Utility Program

   Overall system maintenance & user-interaction with
    software & peripheral devices
   File Management (i.e. Windows Explorer or My
    Computer)
   Disk maintenance
    –   Disk scanning
    –   Disk fragmentation
   Backup
   Antivirus program
Application Software

   Word Processing
   Spreadsheet
   Publishing
   Presentation
   Database
   Web design
   Communication
Networking

   Network is two or more computers connected
    together
   Requirements: NIC (network interface card)
   Benefits:
    –   Reduced Costs
    –   Sharing software & data
    –   Collaboration
Networking

   LAN (local area network)
    –   within small geographic area (a building or office)
   WAN (wide area network)
    –   wide geographic area
   Network Arrangements
    –   Peer-to-peer when a server is not involved
    –   Client-server when a server is involved
Networking

   Network is 2+ computers connected together
   Benefits:
    –   Reduced Costs
    –   Sharing software & data
    –   Collaboration
   Network Arrangements
    –   Peer-to-peer when a server is not involved
    –   Client-server when a server is involved
Networking: Use & Benefits

 –   Security through id and password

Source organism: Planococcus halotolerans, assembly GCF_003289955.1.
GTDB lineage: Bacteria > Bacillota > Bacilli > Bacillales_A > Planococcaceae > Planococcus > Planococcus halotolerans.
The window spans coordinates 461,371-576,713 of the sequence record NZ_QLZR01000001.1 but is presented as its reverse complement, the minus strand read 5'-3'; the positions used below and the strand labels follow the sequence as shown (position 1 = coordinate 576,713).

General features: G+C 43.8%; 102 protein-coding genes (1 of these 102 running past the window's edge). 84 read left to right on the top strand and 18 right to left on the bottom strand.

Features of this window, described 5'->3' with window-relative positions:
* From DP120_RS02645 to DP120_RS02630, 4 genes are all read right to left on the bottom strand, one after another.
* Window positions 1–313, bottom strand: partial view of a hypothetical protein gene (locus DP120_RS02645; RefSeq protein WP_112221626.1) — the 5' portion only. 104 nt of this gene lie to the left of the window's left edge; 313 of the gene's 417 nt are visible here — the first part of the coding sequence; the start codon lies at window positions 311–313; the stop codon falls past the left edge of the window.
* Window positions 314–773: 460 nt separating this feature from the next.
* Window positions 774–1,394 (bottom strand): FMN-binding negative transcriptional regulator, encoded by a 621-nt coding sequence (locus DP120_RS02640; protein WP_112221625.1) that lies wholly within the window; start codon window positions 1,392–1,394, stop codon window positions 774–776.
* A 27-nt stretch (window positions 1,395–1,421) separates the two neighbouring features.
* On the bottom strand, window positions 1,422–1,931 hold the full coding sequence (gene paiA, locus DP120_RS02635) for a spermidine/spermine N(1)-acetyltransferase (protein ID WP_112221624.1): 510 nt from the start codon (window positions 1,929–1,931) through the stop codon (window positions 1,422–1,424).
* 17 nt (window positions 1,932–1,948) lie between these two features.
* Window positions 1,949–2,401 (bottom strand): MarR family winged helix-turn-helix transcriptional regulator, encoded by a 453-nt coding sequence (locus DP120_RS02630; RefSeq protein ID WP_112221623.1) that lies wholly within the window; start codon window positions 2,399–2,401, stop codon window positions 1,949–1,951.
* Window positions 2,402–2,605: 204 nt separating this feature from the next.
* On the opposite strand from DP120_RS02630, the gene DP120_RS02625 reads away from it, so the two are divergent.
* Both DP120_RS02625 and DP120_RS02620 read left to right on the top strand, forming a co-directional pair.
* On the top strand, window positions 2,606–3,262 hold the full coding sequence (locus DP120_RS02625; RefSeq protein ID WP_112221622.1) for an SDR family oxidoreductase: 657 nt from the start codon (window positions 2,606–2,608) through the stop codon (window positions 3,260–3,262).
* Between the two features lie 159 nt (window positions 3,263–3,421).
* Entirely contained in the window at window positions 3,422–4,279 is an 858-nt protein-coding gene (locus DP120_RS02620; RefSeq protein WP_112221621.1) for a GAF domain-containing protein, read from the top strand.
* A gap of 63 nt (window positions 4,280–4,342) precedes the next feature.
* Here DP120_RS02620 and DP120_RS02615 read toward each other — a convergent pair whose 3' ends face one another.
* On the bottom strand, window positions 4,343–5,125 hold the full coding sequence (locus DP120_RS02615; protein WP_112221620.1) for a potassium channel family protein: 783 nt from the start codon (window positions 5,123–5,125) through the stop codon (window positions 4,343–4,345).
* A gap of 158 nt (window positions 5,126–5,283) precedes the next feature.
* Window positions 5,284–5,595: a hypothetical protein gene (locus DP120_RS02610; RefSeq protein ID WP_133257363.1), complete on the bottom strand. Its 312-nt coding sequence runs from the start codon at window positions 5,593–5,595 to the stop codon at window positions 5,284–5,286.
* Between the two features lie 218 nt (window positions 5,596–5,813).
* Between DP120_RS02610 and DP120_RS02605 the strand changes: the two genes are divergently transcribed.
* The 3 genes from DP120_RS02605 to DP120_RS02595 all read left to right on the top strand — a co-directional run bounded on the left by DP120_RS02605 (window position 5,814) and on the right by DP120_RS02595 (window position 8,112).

–   Shared peripherals
 –   Shared storage
 –   Shared Applications
 –   Reliability and Resilience
 –   centralized backup systems for data recovery
 –   centralized virus protection
Types of Network Topologies
   Star Network
    –   Centralized hub (typical systems)
    –   Each machine runs independently from
        the other, but hubs connect
   Ring Network
    –   All machines arranged in a ring
    –   Built in redundancy with dual-ring
    –   Fibre optics and token ring
   Bus Network
    –   All machines on the same line
    –   Difficult to repair but inexpensive to
        construct
Types of Network Topologies

   Tree Network
    –   Combination of star and bus
        topologies
    –   Within a network, stars are created
        linking nodes in specific areas
    –   The hub of each of these stars is
        connected along a bus backbone to
        maximize flexibility
Adapting to Change

   Adapting to an ever changing environment is a